UPDATE 12/2/2007 @ 8:50 PM PST: The Houston Chronicle’s South American Bureau reports the Venezuelan government-controlled National Electoral Council is “mysteriously mum” while opposition leaders were “all smiles and broadly hinting that their side was winning.”

UPDATE 12/2/2007 @ 8:30 PM PST: The Venezuelan Vice President concedes the reform vote is close.

UPDATE 12/2/2007 @ 8:00 PM PST: The blogger at Caracas Chronicles reports the constitutional amendments failed. Who knows at this point? Stay tuned.

UPDATE 12/2/2007 @ 7:30 PM PST: In contrast to earlier reports in which Chavez claimed the constitutional amendments had passed, the constitutional changes he supported are now reported to be too close to call:

“The result of Venezuela’s referendum on constitutional changes that would give President Hugo Chavez vast new powers was too close to call, government and opposition leaders said Sunday.
The new amendments would give Chavez more control over the armed forces, the economy, the Central Bank and national politics. They also lengthen the presidential period from six to seven years and scrap term limits, a change that the political opposition argues could allow Chavez to govern for decades to come.”


The party of Venezuela’s President Hugo Chavez and Russian President Vladimir Putin won elections today with over 60% of the vote.

Chavez, who has already announced his intention to run for President for life, is expected to continue moving Venezuela toward a more socialist, anti-American agenda. Putin’s more modest goal is to:

“… give him a ‘moral right’ to mould policy after he leaves the presidency next year. But he has not said what role he will take or whom he favors to succeed him as presidency.”

Chavez and Venezuela pose an interesting problem for the US. Chavez has aligned Venezuelan interests and himself with Cuba’s Castro and Iran’s Ahmadinejad. He is willing to take on the Western powers as evidenced by his claim that President Bush is “the devil” and more recently by his threat to throw Spanish companies out of Venezuela in retaliation for derogatory comments made about him by Spain’s King Juan Carlos I and former PM Aznar.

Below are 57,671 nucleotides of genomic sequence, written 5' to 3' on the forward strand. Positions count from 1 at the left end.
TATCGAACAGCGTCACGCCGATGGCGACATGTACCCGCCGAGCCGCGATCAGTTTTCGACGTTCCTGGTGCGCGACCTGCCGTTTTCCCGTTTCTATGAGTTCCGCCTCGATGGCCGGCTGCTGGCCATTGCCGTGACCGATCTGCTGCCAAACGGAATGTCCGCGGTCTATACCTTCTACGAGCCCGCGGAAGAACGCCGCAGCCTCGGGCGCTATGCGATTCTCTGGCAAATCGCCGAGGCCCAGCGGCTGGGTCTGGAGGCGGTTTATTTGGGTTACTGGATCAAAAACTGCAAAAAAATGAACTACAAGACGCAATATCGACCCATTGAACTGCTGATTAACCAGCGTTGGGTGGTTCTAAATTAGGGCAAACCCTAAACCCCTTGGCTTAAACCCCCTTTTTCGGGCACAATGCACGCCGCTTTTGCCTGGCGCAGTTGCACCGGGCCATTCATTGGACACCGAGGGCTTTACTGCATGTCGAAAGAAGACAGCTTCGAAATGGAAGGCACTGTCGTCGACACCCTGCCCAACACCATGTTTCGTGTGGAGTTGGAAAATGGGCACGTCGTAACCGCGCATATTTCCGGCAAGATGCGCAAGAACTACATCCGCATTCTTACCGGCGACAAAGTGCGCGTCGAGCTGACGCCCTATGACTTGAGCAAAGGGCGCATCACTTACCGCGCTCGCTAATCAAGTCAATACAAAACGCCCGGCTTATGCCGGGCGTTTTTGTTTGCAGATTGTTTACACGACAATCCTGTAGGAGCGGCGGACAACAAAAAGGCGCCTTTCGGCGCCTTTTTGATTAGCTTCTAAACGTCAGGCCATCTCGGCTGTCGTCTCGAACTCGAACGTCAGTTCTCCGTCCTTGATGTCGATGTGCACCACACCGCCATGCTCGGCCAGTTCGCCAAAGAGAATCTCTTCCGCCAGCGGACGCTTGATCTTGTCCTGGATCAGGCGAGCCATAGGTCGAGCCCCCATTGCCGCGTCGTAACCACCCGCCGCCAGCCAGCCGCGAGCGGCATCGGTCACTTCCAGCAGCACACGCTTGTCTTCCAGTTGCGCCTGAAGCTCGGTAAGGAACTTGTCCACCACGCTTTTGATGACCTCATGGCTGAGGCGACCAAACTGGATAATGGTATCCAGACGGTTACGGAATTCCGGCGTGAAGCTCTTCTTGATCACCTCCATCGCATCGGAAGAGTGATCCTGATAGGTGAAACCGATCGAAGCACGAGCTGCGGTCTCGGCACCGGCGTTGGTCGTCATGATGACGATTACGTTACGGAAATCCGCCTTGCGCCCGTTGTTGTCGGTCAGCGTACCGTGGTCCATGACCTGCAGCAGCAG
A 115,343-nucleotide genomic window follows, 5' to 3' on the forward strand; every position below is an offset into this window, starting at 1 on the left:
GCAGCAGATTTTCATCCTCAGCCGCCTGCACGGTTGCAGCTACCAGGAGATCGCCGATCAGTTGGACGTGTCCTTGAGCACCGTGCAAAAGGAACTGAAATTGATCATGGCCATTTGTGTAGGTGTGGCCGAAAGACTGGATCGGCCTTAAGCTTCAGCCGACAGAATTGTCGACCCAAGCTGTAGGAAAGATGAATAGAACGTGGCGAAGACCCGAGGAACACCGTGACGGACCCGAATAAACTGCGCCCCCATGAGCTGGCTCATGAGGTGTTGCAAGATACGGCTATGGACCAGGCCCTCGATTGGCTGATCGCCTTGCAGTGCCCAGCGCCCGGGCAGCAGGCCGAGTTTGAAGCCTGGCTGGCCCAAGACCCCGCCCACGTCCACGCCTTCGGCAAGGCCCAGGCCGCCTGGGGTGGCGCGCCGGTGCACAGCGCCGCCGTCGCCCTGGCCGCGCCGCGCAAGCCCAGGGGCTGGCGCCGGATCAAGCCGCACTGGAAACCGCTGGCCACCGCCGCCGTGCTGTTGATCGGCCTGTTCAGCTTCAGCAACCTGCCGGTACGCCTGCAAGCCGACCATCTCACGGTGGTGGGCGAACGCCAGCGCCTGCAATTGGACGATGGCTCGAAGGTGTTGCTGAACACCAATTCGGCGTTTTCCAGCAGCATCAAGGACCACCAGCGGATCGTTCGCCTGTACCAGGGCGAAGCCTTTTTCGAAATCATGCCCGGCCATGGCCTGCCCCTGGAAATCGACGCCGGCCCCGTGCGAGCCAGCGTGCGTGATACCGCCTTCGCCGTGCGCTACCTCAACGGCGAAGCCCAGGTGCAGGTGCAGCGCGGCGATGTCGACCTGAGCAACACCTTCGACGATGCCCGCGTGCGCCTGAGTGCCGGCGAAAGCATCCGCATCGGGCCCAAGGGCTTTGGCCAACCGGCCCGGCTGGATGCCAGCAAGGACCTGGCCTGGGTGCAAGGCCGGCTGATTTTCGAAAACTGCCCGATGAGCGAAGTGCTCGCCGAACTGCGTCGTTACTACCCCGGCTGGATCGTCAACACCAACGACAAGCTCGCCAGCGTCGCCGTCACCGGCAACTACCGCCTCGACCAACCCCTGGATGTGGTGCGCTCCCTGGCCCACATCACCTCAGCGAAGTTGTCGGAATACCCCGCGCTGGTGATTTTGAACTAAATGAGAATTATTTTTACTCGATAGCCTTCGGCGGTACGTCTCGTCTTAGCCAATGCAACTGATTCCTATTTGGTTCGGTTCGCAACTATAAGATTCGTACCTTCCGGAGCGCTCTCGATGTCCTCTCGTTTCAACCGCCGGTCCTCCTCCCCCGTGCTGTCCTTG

Russia may be the more powerful nation but Venezuela is much closer to home, poses a threat to area democracy, continues its military buildup, and controls significant regional oil reserves. The US has historically tried to straddle a fence that criticizes and discourages Chavez while trying not to meddle in Venezuelan politics. It’s an admirable tactic but may be doomed to failure as long as Chavez continues to paint the US as the enemy. (See pp. 31-32 at this link for a discussion of US policies and options.)

Multinational corporations like ConocoPhillips, ExxonMobil, StatOil, Chevron, and TotalFinaElf have dealt with Venezuela for years, only to see their interests nationalized or significantly limited during the past 2 years of the Chavez administration. These companies offered substantial financial resources and were willing to work cooperatively with the Chavez Administration to accomplish their financial goals.

There is very little the US government could offer Chavez and Venezuela in financial benefits that these companies haven’t already offered, ultimately with no success. For that reason, I doubt a diplomatic or financial solution will work. For now, however, this may be the only option the US has.


Romney to Give Speech on His Religion

Filed under: 2008 Election — DRJ @ 2:33 pm

[Guest post by DRJ]

Later this week at the Bush Library in Texas, Presidential candidate Mitt Romney will give a speech on his religion and faith in America:

“Republican presidential candidate Mitt Romney will give a speech this week explaining his Mormon faith, his campaign said Sunday.

The decision, made after months of debate at his Boston headquarters over whether to make a public address about his religion, comes as the former Massachusetts governor’s bid is threatened in Iowa by underdog Mike Huckabee, a one-time Southern Baptist minister who has rallied influential Christian conservatives to erase Romney’s months-long lead and turn the race into a dead-heat.

Romney will deliver a speech called “Faith in America” at the George Bush Presidential Library in College Station, Texas, on Thursday.

“This speech is an opportunity for Governor Romney to share his views on religious liberty, the grand tradition religious tolerance has played in the progress of our nation and how the governor’s own faith would inform his presidency if he were elected,” Kevin Madden, a campaign spokesman, said in a statement. “Governor Romney understands that faith is an important issue to many Americans, and he personally feels this moment is the right moment for him to share his views with the nation.”